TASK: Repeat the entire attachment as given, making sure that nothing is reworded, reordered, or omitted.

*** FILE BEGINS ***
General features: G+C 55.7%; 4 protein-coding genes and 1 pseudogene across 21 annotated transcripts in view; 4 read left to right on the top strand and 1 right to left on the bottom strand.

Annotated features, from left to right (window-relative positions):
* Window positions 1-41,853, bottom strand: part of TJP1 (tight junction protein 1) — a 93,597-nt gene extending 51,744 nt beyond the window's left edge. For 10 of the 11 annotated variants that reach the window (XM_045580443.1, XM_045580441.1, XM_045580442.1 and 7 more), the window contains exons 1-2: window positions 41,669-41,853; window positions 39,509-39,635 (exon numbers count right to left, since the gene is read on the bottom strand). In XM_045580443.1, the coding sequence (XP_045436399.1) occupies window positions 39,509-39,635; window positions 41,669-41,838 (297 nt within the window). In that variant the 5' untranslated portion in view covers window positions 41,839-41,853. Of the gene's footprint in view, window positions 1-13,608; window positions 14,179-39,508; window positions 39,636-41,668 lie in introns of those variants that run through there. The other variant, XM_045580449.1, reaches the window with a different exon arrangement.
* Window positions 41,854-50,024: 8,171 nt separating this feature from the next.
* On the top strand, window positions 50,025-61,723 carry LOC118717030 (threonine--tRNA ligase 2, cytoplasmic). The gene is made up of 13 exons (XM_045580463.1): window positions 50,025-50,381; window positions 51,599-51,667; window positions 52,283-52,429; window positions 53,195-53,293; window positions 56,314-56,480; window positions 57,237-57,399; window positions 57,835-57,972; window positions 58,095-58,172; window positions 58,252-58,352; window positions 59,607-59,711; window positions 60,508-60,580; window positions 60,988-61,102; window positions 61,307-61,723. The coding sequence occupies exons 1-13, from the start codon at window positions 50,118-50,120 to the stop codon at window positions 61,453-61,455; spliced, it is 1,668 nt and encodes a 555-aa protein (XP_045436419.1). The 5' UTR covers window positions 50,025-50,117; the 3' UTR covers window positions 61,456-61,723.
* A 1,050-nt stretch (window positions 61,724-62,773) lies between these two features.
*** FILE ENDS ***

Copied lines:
General features: G+C 55.7%; 4 protein-coding genes and 1 pseudogene across 21 annotated transcripts in view; 4 read left to right on the top strand and 1 right to left on the bottom strand.

Annotated features, from left to right (window-relative positions):
* Window positions 1-41,853, bottom strand: part of TJP1 (tight junction protein 1) — a 93,597-nt gene extending 51,744 nt beyond the window's left edge. For 10 of the 11 annotated variants that reach the window (XM_045580443.1, XM_045580441.1, XM_045580442.1 and 7 more), the window contains exons 1-2: window positions 41,669-41,853; window positions 39,509-39,635 (exon numbers count right to left, since the gene is read on the bottom strand). In XM_045580443.1, the coding sequence (XP_045436399.1) occupies window positions 39,509-39,635; window positions 41,669-41,838 (297 nt within the window). In that variant the 5' untranslated portion in view covers window positions 41,839-41,853. Of the gene's footprint in view, window positions 1-13,608; window positions 14,179-39,508; window positions 39,636-41,668 lie in introns of those variants that run through there. The other variant, XM_045580449.1, reaches the window with a different exon arrangement.
* Window positions 41,854-50,024: 8,171 nt separating this feature from the next.
* On the top strand, window positions 50,025-61,723 carry LOC118717030 (threonine--tRNA ligase 2, cytoplasmic). The gene is made up of 13 exons (XM_045580463.1): window positions 50,025-50,381; window positions 51,599-51,667; window positions 52,283-52,429; window positions 53,195-53,293; window positions 56,314-56,480; window positions 57,237-57,399; window positions 57,835-57,972; window positions 58,095-58,172; window positions 58,252-58,352; window positions 59,607-59,711; window positions 60,508-60,580; window positions 60,988-61,102; window positions 61,307-61,723. The coding sequence occupies exons 1-13, from the start codon at window positions 50,118-50,120 to the stop codon at window positions 61,453-61,455; spliced, it is 1,668 nt and encodes a 555-aa protein (XP_045436419.1). The 5' UTR covers window positions 50,025-50,117; the 3' UTR covers window positions 61,456-61,723.
* A 1,050-nt stretch (window positions 61,724-62,773) lies between these two features.